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Coleman and Diamond Make 1st MLB Appearance

Former Northwoods pitchers Casey Coleman and Thomas Diamond were promoted to the Major Leagues this week.  The duo was called up to the Chicago Cubs from the Triple-A affiliate, Iowa Cubs, where the two were roommates.  Coleman and Diamond were promoted to fill the spots of Ted Lilly, who was traded to the Dodgers, and Carlos Silva, who was placed on the 15-day disabled list.

Coleman, a 15th round draft pick in 2008, saw his first MLB action in a loss on Monday night.  Although the Cubs were beat 18-1, the appearance for Coleman was historic.  His appearance made him part of a family trio that has three generations of pitchers that have reached the Majors.  His father, Joe (1965-79), and his grandfather, Joe (1942-55), both pitched in the league and were All-Stars in 1972 and 1948 respectively.  The Coleman’s are the fourth family to have three generation of Major League players, joining the Bell’s, Boone’s and Hairston’s.
Thomas Diamond was also promoted to the Chicago Cubs and received the start Tuesday night against the Milwaukee Brewers.  Diamond, the 10th overall pick in the 2004 draft, was brilliant in his debut.  The righty struck out ten over 6.0 innings, but earned the loss as the Cubs lost their 38th one-run game (13-25) of the 2010 season.  Diamond will get his 2nd start Sunday at Wrigley Field against the National League Central leading Cincinnati Reds.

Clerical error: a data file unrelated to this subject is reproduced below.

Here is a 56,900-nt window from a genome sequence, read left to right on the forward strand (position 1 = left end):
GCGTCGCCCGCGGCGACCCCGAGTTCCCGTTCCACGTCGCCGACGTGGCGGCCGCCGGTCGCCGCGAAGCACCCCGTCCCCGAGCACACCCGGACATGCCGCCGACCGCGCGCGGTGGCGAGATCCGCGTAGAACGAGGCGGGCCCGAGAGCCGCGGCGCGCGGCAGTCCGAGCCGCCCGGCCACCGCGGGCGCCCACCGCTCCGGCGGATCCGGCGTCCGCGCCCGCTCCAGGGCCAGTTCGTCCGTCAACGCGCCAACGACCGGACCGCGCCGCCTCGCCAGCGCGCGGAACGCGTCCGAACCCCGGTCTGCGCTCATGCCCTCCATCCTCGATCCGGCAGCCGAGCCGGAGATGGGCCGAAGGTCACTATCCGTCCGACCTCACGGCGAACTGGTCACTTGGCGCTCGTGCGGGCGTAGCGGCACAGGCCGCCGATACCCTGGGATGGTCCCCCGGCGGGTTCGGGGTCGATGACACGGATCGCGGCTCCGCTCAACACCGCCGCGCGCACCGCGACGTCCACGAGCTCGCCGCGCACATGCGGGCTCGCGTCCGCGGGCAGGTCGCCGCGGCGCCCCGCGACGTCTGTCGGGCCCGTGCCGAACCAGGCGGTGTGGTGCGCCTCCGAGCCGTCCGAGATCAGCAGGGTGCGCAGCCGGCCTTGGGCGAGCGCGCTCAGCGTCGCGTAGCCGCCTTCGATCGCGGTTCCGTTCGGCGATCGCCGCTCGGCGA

Diamond dominated the Northwoods League as a starting pitcher with the St. Cloud River Bats during the 2003 season after pitching for the team as a reliever in 2002. The ’03 All-Star finished with a 6-1 record and a 1.63 ERA. He struck out 103 batters compared to 21 walks in 71.2 innings. His best NWL performance came in a June 15, 2003 no-hitter at Alexandria where he struck out 17 batters while walking just one. The 6’3’’ righty returned to the University of New Orleans before becoming a first-round pick by the Texas Rangers. Injuries, including a Tommy John surgery in 2007, forced the Metairie, LA native to spend seven seasons in the minor leagues before his MLB debut on Tuesday.

Coleman’s path from the Northwoods League to the big leagues was much quicker. He was a pitcher and an infielder for the Alexandria Beetles in 2007; however, his numbers weren’t dominating in either role (.214 batting average and 5.81 ERA). The hard-throwing right-hander attended Florida Gulf Coast and went 16-6 on the mound with 171 strikeouts, helping lead the Eagles to a 119-49 record over his three year career. Coleman was also a force at the plate while splitting time at second base, shortstop and third base. Coleman batted .318 with 98 runs scored, 156 hits, 26 doubles, nine triples, eight home runs and 97 RBI.

Follow Coleman and Diamond as they are in the Majors at www.northwoodsleague.com and www.chicagocubs.com.

The Northwoods League has more teams, plays more games, and draws more fans than any Summer Collegiate Baseball League in North America. Coleman and Diamond are the 67th and 68th NWL alumni to appear in Major League Baseball.